Wednesday, November 08, 2023

How to Talk to Autistic Kids About Masking & Why You Should

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Tips for how to talk to autistic kids about masking and the reasons why you should.

It's so important to help autistic kids learn about their own autistic identity. Especially if you want them to be strong self-advocates as they grow, which I think we can agree is definitely something that we want.

Building a strong identity for your autistic child starts with telling them that they're autistic.

You can also talk to them about other autistic traits such as stimming and samefoods. Or special interests and infodumping. You can talk about autistic joy, celebrate differences, and highlight their strengths.

But one topic that probably doesn't get discussed enough is autism masking in children, despite it having a profound impact on mental health, among other things. After all, masking is something that a lot of autistic learners will engage in, even if they're not aware of it. Especially at school.

So, below we're going to discuss how to talk to autistic kids about masking and why you should. There are lots of benefits, as you'll see.

You'll also learn a variety of tips and strategies to start the conversation and even get a book recommendation. So let's dive in!

Tips for how to talk to autistic kids about masking and the reasons why you should

Reasons to Talk to Autistic Kids About Autistic Masking

Before we dive into some specific reasons, I'd like this section off by sharing a passage from "Masking in Autistic Children: The Child's Voice" by Jodie Smitten. In this paper, Jodie writes:

"All participants had discovered they masked by discovering that masking exists!...Knowledge is power. I advocate for autistic children and young people to be given support around self-understanding, self-acceptance and self-advocacy to protect their mental health. Autistic masking is part of the autistic experience and so children having better knowledge of it and how it impacts them can only lead to better outcomes."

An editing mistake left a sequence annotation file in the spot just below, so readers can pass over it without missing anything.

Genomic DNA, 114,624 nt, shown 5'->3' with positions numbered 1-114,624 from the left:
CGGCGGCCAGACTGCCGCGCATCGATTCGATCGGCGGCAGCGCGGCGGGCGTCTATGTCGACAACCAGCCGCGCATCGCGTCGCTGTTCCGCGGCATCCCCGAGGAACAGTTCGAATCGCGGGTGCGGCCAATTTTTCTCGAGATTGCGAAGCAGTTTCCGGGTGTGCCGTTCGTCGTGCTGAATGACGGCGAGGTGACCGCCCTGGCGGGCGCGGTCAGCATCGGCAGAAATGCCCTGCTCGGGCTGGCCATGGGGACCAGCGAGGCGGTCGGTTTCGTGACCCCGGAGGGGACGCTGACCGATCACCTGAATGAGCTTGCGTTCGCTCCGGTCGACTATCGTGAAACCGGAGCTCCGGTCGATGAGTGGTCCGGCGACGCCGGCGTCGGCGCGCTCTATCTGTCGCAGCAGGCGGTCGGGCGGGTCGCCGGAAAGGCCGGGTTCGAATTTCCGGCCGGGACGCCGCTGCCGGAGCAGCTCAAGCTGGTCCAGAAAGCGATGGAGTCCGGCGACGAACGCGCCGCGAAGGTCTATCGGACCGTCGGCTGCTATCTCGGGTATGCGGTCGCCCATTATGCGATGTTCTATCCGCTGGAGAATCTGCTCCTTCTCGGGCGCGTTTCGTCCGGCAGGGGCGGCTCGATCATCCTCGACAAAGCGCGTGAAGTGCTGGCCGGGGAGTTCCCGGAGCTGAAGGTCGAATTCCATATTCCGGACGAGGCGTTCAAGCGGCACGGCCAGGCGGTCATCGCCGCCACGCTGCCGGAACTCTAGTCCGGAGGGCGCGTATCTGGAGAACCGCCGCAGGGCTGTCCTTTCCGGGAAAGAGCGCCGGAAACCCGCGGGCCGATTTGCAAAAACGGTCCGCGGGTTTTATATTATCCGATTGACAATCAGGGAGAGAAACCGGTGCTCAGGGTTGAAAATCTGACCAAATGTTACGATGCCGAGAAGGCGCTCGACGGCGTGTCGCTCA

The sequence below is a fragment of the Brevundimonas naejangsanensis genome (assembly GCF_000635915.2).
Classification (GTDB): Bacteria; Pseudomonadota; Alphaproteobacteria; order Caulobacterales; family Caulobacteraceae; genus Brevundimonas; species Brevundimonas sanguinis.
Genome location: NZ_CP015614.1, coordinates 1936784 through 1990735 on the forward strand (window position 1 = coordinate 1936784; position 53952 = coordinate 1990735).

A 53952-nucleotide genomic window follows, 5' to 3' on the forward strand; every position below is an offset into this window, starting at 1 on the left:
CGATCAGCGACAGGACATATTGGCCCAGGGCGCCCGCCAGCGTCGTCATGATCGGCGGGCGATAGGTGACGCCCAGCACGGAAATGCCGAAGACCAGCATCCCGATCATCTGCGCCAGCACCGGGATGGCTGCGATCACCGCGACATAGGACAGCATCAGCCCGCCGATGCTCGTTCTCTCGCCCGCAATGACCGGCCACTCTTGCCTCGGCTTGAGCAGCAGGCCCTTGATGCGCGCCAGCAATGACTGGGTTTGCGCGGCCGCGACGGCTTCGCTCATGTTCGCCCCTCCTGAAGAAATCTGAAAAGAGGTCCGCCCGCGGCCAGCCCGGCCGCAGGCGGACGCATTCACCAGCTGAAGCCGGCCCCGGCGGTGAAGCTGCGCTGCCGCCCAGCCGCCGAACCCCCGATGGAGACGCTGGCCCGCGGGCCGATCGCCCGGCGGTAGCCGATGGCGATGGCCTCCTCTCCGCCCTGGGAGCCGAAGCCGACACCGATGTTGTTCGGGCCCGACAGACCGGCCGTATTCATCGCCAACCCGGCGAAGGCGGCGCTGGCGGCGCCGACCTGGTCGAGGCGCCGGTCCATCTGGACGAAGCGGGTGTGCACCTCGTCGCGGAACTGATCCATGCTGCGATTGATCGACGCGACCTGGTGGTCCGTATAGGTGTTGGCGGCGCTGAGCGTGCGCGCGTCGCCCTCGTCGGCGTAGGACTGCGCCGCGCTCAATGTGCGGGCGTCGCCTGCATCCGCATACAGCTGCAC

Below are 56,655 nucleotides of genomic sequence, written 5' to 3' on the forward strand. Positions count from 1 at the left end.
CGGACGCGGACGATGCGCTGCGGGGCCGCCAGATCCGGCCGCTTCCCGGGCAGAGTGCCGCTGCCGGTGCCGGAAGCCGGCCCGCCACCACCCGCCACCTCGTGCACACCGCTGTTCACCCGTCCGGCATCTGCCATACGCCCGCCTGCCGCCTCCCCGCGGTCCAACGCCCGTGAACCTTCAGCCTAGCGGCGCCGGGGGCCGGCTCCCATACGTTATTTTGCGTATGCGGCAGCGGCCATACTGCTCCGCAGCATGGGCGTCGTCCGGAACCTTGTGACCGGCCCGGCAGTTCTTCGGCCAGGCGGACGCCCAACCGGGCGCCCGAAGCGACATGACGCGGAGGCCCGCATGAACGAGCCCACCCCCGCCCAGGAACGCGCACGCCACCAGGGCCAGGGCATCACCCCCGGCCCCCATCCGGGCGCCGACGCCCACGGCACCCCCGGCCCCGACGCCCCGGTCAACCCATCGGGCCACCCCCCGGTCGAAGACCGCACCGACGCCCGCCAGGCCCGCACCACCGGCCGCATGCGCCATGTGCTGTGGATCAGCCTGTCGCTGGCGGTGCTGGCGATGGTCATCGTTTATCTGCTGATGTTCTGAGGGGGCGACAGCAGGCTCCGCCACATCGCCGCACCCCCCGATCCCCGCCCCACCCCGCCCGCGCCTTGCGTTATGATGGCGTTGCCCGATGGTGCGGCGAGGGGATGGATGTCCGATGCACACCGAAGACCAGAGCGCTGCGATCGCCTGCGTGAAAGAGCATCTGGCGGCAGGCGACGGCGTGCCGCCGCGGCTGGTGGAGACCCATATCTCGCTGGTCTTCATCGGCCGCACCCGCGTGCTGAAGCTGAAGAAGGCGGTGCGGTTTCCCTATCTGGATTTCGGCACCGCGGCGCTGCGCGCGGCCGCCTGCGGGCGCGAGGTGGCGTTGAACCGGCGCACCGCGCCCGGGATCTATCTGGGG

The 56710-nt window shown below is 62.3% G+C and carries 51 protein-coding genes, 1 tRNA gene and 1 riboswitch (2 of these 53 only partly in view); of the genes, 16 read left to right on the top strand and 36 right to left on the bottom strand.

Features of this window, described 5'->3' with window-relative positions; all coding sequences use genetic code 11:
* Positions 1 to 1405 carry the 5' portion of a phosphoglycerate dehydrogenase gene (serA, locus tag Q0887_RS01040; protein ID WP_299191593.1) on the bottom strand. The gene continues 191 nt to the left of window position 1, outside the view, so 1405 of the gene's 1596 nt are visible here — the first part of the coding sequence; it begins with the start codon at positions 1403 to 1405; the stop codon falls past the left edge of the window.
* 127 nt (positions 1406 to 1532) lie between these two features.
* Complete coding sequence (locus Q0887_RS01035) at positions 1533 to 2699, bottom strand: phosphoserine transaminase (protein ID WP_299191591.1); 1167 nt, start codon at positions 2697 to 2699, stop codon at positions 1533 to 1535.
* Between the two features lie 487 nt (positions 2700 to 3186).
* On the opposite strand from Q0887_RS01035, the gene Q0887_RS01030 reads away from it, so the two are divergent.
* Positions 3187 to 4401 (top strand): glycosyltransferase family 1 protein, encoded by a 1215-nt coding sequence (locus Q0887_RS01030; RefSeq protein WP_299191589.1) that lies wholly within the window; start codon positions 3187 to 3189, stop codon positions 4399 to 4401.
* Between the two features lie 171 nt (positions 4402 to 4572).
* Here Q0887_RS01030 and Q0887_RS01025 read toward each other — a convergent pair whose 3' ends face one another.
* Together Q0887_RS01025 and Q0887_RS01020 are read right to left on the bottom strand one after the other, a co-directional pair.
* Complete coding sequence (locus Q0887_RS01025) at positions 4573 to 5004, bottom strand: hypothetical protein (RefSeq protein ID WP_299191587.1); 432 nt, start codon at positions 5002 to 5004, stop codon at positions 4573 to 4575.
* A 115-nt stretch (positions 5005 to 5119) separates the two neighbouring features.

A quote about why it's important to talk to autistic children about masking in autism

This quote highlights just how empowering learning about autism masking can be for autistic children.

But, if that quote isn't reason enough, there are plenty of other benefits to talking to autistic kids about masking. For instance, it:

  • Teaches a child that autism masking exists and is a real thing
  • Helps a child understand their own experiences and gives them the language to communicate those experiences
  • Validates a child's experiences
  • Builds self-advocacy skills
  • Promotes self-awareness
  • Can reduce feelings of isolation or confusion (i.e., they know that masking is a common experience among autistic individuals)
  • Encourages a child to embrace their differences and be themselves
  • Can improve emotional regulation
  • Helps a child identify coping strategies, safe spaces, and safe people
  • Leads to better support from parents, teachers, etc.
  • Improves mental health
  • Builds trust and empathy (i.e., others can better understand the child's experiences and parents show they're willing to talk about important autistic traits)
  • Promotes self-acceptance

A list of reasons why you should talk to your autistic child about autism masking

As you can see, there are lots of benefits to talking to kids about autism masking. But how do you start the conversation? What do you talk about? What should you focus on? Well, that's what we'll cover next.

A list of reasons why you should talk to your autistic child about autism masking